Inappropriate worker classification (worker misclassification) primarily involves a company’s use of independent contractors (or 1099 workers). As an independent contractor, an individual is not considered an employee of the company, does not receive benefits, and the worker is responsible for all employment-related taxes. With this in mind, each 1099 worker should be able to meet the IRS’ criteria, as determined by 20 specific questions. These questions can help an employer determine whether or not a worker is an independent contractor. If the individual cannot meet the criteria, then they may not be appropriately classified. A company may be held liable for back taxes, fines, and penalties for misclassified employees.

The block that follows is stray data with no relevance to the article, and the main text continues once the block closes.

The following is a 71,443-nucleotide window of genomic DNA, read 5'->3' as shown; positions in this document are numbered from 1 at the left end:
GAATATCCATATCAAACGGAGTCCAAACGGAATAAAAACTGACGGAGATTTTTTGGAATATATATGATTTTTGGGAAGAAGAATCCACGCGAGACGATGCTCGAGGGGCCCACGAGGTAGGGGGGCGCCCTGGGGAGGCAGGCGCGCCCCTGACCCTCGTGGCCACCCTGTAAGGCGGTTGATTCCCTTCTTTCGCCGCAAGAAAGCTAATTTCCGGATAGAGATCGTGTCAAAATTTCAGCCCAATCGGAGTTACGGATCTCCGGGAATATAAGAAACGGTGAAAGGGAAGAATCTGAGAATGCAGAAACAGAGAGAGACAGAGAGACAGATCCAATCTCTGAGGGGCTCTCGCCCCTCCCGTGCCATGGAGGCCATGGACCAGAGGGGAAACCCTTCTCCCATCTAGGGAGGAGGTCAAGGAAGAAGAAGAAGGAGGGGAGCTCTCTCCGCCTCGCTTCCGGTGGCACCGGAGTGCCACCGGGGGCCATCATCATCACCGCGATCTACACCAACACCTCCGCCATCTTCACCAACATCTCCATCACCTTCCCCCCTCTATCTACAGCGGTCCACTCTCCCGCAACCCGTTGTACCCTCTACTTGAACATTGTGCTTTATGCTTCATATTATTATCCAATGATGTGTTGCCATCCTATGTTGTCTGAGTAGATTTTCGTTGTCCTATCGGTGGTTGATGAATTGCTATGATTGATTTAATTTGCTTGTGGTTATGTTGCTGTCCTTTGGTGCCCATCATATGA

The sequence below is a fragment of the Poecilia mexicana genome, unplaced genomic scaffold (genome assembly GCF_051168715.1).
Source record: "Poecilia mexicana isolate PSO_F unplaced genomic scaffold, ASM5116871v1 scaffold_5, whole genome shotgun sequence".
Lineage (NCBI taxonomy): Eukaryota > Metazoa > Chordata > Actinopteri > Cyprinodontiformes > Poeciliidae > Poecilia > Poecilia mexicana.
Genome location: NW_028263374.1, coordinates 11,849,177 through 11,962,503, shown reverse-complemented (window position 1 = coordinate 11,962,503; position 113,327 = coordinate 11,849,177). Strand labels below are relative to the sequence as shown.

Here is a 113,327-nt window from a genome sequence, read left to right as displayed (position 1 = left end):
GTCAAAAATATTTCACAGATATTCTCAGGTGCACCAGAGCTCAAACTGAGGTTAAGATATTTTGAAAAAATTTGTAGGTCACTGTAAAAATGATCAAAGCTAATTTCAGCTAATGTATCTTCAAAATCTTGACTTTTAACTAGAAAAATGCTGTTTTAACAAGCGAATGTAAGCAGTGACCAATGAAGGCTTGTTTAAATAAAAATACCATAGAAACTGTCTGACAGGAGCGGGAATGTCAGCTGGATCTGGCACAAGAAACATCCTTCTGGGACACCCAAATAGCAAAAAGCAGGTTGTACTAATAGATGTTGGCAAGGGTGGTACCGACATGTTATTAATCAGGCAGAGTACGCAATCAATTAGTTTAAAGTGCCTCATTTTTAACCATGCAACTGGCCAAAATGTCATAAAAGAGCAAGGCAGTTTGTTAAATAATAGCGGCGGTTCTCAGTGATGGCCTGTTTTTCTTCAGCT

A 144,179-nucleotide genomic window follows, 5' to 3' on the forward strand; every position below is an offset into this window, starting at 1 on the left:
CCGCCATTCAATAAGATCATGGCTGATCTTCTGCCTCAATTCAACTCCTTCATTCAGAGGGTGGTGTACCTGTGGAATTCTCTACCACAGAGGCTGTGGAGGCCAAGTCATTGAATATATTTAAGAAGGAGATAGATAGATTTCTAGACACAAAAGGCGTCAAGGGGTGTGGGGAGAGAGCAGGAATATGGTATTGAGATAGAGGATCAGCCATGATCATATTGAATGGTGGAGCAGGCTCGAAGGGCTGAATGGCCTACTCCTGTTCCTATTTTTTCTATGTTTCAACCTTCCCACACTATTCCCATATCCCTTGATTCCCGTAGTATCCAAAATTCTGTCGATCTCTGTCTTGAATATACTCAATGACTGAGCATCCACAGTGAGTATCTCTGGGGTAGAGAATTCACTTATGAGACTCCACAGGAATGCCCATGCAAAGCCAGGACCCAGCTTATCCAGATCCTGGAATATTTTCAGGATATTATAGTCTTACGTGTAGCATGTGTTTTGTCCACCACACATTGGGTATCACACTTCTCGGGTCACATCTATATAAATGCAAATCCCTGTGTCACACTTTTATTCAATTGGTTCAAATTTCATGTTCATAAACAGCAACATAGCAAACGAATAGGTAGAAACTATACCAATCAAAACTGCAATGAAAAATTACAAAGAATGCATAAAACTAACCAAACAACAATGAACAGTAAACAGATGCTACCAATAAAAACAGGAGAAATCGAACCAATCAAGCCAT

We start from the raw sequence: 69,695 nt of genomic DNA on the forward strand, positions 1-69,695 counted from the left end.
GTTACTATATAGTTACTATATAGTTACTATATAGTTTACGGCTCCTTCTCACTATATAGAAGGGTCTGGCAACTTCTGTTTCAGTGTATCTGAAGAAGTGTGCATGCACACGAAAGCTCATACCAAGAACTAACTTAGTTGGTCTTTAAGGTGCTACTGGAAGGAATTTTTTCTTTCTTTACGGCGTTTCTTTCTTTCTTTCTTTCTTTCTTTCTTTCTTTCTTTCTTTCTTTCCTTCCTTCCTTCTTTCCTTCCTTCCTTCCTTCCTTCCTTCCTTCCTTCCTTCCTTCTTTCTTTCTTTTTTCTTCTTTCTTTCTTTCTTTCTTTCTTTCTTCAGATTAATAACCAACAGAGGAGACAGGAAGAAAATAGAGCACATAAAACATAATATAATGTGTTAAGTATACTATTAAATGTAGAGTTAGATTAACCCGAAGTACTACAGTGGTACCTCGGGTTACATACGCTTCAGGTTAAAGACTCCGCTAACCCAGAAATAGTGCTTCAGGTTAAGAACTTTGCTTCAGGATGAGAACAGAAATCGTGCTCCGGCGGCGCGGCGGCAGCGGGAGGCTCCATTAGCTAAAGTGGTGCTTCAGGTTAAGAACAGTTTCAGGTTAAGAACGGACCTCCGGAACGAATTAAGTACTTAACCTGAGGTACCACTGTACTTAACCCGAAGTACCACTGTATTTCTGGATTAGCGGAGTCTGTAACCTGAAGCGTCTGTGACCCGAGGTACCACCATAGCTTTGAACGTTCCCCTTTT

The tax penalties may be high and an IRS or government investigation that uncovers misclassification can prove costly. Misclassified employees themselves may also file suit. The IRS, Department of Labor along with state revenue and labor departments, have become more proactive about scrutinizing employers when they suspect employees of under-paying self-employment taxes—it is typically easier to collect from a company than from an employee. This type of inappropriate worker classification can often go unrecognized for long periods of time. When this is exposed by a lawsuit or investigation, the results are problematic.
Whether you manage all your staffing suppliers or have an outside vendor manage your contingent workforce, consider the following suggestions to help mitigate your risk.